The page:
Marina has a diverse business model that includes running wildlife photography workshops. Taken on a Canon EOS-1D X Mark II with a Canon EF 300mm f/2.8L IS II USM lens at 1/200 sec, f/10 and ISO250. © Marina Cano
A lion in profile. Photo by Marina Cano on a Canon EOS-1D X Mark II.
Marina shoots on a Canon EOS-1D X Mark II, usually with a Canon EF 600mm f/4L IS II USM lens or Canon EF 200-400mm f/4L IS USM Extender 1.4x lens. This shot was taken on a Canon EOS-1D X Mark II with a Canon EF 200-400mm f/4L IS USM Extender 1.4x lens at 530mm, 1/1250 sec, f/5.6 and ISO1250. © Marina Cano

3. Run workshops

A mountain ridge with cloud sweeping over the top.

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"Education is another way of making money," Marina says. "With digital photography, more and more people are taking pictures. In a way you have more competition but in a way it's good because there are many people out there who really want to improve their photography, so education has become a great way to generate income."

Marina runs regular workshops and one-to-one tuition in the Cabárceno wildlife park. She also leads safaris across Africa, having previously run tours in Namibia, Botswana and Kenya.

Similarly, Radomir has been running photographic workshops since 2012 and estimates they provide up to a quarter of his income. Rather than focusing on destination photography, as is common in the industry, he sets thematic workshops around a certain animal or photography technique.

"My clients are really ambitious nature photographers who are very well equipped," he says. "It's inspiring to work with other people who see the world a little bit differently to you. We normally focus on one species of animals, like ibex or chamois, for three or four days. Or I run really artistic workshops, for example in Switzerland I take people to focus on the shapes and colours of stones and mountains."

A large bear walks though a forest. Photo by Vladimir Medvedev on a Canon EOS 5D Mark III.
Canon Ambassador Vladimir Medvedev has won several wildlife and nature photography awards and has carved out a niche in showing wildlife in its natural habitat. Taken on a Canon EOS 5D Mark III with a Canon EF 70-200mm f/2.8L IS II USM lens at 75mm, 1/200 sec, f/2.8 and ISO400. © Vladimir Medvedev

4. Build your brand

"Wildlife really is the most popular and exciting genre among photographers," says Vladimir Medvedev. "These days photographers don't compete within a city or even within a country, because the internet has erased every boundary. There are now thousands of gorgeous wildlife photos online, so you have to be the best in the world if you want to reach success in this field."

Vladimir's accomplishments – from winning the Eric Hosking Portfolio Award at Wildlife Photographer of the Year in 2012 for his images of Banff National Park, Canada, through to chairing the Russian Union of Wildlife Photographers – have earned him recognition as one of his country's top nature photographers. For him, success has come from resisting the urge to follow the crowd to the big nature spots and carving out his own niche covering wildlife and the habitats they live in, with an artistic flair.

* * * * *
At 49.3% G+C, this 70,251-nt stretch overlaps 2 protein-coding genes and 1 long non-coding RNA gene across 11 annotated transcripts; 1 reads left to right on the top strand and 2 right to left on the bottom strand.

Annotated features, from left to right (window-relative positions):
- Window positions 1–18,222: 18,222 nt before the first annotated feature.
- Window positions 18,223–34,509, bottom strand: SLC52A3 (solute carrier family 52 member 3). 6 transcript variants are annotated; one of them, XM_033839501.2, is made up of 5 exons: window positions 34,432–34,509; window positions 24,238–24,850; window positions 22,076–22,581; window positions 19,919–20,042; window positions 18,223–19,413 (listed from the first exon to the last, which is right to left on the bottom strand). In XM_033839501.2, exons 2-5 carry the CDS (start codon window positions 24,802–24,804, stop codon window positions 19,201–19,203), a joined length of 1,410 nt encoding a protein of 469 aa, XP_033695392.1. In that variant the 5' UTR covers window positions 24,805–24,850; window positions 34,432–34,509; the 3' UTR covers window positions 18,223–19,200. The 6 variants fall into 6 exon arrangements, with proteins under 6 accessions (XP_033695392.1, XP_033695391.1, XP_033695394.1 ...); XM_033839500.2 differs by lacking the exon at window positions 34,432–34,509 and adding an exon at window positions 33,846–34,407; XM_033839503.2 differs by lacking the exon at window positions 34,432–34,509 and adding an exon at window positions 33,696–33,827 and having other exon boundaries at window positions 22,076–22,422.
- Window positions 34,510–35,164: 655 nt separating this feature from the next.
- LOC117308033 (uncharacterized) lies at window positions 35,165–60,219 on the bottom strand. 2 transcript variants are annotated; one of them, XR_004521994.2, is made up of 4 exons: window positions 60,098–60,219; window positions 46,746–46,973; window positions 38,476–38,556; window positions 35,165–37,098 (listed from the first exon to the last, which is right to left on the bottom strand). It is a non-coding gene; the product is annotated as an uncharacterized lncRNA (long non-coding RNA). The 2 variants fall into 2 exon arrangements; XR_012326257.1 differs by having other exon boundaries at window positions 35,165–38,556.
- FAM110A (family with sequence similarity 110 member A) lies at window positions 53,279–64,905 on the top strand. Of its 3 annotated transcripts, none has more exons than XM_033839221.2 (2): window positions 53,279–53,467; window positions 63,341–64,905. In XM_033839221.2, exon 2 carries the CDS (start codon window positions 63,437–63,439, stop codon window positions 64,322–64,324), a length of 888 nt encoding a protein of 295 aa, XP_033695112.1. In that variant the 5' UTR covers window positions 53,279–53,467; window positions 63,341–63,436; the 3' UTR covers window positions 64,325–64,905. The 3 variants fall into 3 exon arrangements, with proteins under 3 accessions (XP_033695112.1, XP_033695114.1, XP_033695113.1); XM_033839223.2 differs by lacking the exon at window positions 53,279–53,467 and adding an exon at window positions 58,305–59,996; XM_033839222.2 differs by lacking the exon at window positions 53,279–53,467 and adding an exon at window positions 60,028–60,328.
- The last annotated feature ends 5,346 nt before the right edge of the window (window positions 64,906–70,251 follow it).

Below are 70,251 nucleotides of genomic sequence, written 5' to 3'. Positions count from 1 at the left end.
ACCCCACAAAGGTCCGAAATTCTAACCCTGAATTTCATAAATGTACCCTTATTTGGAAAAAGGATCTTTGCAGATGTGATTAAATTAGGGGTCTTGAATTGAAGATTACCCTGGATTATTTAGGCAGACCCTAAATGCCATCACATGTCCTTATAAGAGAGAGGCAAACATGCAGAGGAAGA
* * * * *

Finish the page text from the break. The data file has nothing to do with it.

"If you want to sell, you shouldn't go where others are going – you need to be special," he says. "After winning at Wildlife Photographer of the Year, I realised it was time to look for new goals and thought about what I liked to do. I discovered the niche of creative nature photography, on the verge of art and decor. I keep sales statistics, so I know what people like best and what they will buy. For instance, one of my most popular photos is In the Mirror of the Marshes. This information is extremely important for me.

"Now I'm building my own brand and telling stories of my life. People get attached to this emotionally and want to take a fragment of my story into their homes. They buy my photos, hang them on the wall, and then tell their visitors stories about me, about those shots. An interior photograph is not just a mass-produced poster; it reflects our personality."

A mountain reflected in marsh water. Photo by Vladimir Medvedev on a Canon EOS 5D Mark II.
Vladimir says this photo, In the Mirror of the Marshes, is one of his most popular. Taken on a Canon EOS 5D Mark II with a Canon EF 16-35mm f/2.8L II USM lens at 16mm, 1/10 sec, f/13 and ISO100. © Vladimir Medvedev

5. Sell prints, and exhibit

Vladimir's prestigious Wildlife Photographer of the Year win enabled him to launch full-time into selling creative prints, as well as giving him personal validation. "I realised that I could be a winner, that my shots had been expertly judged by highly esteemed members of the jury, and this allowed me to move forward. In financial terms, it is hard to reckon what I got from winning. Someone might have bought my photographs on account of my win, but overall, my senses tell me that it brought me only direct prize payments."

Vladimir stopped participating in photography competitions eight years ago, finding the market oversaturated. Neither does he now seek to earn money from magazines, where he made his first sales aged just 16, finding they tend not to suit his style of creative imagery and work better as a promotional tool for his exhibitions, prints and other income streams.